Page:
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Subscribe to this list via RSS Blog posts tagged in charms

Posted by on in Culture Blogs
Planetary Protection Charms

Planting three red flowers in the new moon will keep trespassers off property and allow the land to return to a wild well-being. I suggest penstemon, wild roses, geraniums or nasturtiums.

To heal and guard an ailing or endangered tree, an old Celtic custom involves tying a red ribbon around the trunk and chanting:

Red for the sap-blood inside this spirit-tree,
Every Full Moon,
I will retie a cord of magic around thee.
So mote it be!
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Handmade Healing Amulets: Growing Good Health

You will experience years of enjoyment from tending your garden, as Voltaire taught us in his masterpiece, Candide. You can share that pleasure with your friends and those you love with gifts from your garden. Your good intentions will be returned many times over. I keep a stock of small muslin drawstring bags for creating amulets. If you are a crafty witch, you can make the bags, sewing by hand, and stuff the dried herbs inside.

For courage and heart: mullein or borage

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Make a Wish Upon the Wind: A Happiness Ritual

Bluebirds are so famous they have given their name to the bluebird of happiness. The robin has been associated with the same signs of cheerfulness and joy. Seeing a bluebird or robin, you should immediately make a wish: it must be something unselfish, and not dependent on anyone else. As the bird flies off, set your wish ascending. Wish hard for steadily increasing happiness and release from strains. Whether a bluebird or a robin, if you see the bird again with a few days in exactly the same place, your wish will certainly be granted.

Here are some more magical wings and prayers:

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Posted by on in Culture Blogs

 

 

Thunder to my right hand

Lightning to my left hand

 

Fire before me

Frost behind me

 

Heaven above me

Earth below me

 

Earth to Heaven

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Posted by on in Studies Blogs
Charms A-Plenty

There's a wonderful new book out that I have just barely had time to crack open, but if you're interested in the history of magic you will doubtless want to look into it as well:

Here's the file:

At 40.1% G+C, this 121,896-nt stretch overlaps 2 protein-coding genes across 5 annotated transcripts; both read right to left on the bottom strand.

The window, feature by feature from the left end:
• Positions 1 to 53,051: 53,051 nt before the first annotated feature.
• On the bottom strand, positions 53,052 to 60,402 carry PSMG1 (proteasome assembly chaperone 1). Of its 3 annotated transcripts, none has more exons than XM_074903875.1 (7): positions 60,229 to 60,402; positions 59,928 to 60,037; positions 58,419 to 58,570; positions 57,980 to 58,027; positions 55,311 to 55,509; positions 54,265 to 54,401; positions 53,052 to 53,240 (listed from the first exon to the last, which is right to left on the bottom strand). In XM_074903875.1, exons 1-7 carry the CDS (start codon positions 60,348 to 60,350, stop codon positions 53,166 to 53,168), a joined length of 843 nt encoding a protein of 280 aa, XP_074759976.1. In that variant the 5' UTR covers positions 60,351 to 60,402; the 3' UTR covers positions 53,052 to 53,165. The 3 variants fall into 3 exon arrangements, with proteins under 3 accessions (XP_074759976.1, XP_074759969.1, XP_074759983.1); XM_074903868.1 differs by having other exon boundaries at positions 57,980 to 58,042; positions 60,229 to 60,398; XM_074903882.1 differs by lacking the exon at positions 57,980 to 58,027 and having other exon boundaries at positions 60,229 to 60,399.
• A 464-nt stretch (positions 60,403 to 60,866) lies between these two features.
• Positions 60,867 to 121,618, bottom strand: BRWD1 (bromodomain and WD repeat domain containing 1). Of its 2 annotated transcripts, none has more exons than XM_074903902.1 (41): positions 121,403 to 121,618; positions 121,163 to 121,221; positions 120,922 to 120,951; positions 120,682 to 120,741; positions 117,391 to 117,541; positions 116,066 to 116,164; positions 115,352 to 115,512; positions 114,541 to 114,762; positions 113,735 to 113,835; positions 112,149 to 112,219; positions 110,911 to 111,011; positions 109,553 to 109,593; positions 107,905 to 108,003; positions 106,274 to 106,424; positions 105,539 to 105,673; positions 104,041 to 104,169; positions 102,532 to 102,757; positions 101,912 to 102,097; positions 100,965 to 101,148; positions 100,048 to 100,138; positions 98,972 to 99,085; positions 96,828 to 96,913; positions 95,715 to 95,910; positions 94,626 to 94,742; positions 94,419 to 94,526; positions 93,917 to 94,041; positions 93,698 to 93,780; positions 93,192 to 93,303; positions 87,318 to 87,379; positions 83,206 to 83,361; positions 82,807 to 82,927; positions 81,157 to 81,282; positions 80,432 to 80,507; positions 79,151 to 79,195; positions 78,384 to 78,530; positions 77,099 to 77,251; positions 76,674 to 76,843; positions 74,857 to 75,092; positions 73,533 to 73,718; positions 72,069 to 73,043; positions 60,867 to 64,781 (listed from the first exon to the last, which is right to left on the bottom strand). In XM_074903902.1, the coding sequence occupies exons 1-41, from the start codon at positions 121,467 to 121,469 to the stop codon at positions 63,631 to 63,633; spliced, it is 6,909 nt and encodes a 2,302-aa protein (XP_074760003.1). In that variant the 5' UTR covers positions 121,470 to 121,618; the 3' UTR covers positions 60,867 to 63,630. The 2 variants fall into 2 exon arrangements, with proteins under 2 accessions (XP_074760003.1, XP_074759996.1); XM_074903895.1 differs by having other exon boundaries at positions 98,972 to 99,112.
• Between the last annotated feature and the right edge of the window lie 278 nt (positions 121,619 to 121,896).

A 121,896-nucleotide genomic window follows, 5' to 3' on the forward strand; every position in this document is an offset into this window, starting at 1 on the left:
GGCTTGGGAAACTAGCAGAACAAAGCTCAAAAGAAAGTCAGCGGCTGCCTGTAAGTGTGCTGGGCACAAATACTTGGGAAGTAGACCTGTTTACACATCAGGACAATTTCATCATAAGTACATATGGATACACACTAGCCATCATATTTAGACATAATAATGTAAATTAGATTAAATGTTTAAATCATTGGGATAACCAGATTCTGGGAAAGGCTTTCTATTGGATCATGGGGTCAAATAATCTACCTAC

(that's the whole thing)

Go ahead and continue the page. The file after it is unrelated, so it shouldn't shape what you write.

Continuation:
Traditional Magic Spells for Protection and Healing
By Claude Lecouteux. 2016. Rochester: Inner Traditions. 328 pages.
ISBN: 978-1-62055-621-4 

There's a comprehensive review over at the Journal of Folklore Research, which is why I picked it up at once. Yelena Francis points out the strengths of Lecouteax's background and the accessibility of the format. There are also some great additional and often rare resources in the appendices. And because it's from Inner Traditions rather than a big academic press, it's actually an affordable volume (though you should be able to get it via interlibrary loan as well). 

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Posted by on in Studies Blogs
Sounding Out the Water Elf

If someone suffers from the disease brought by the 'water elf' the Anglo-Saxon medieval charm advises that one ought to make a compound of nineteen different herbs, soak them in ale then add holy water. Of course to make them effective, the important step is to also sing over them this charm three times:

Ic binne awrat betest beadowræda,
swa benne ne burnon, ne burston,
ne fundian, ne feologan, ne hoppettan,
ne wund waxsian,
ne dolh diopian;
ac him self healde halewæge,
ne ace þe þon ma þe eorþan on eare ace.

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Posted by on in Studies Blogs
Elf Shot in Scotland

In the collection Scottish Charms and Amulets George Black recounts a variety of folk practices, many of which linger on not only in word but in material form. Amulets always draw interested audiences in museums where they are on display and bring together the traditions captured in words as charms with a tangible force. Arrowheads are one popular example.

As in many places, Black notes that 'the prehistoric flint arrowheads so numerous in Scotland were long considered by the peasantry to have fallen from the clouds, and to have been used as weapons by the fairies to shoot at human beings' and also especially cattle. Like the well-known Anglo-Saxon charm Wið færstice for elf-shot cattle, there were a variety of ways to battle the illnesses presumed to be caused by the folk too small to be seen. 

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  • Francesca De Grandis
    Francesca De Grandis says #
    Rock on! (Pun, oh, I just noticed, cool.) Thanks!

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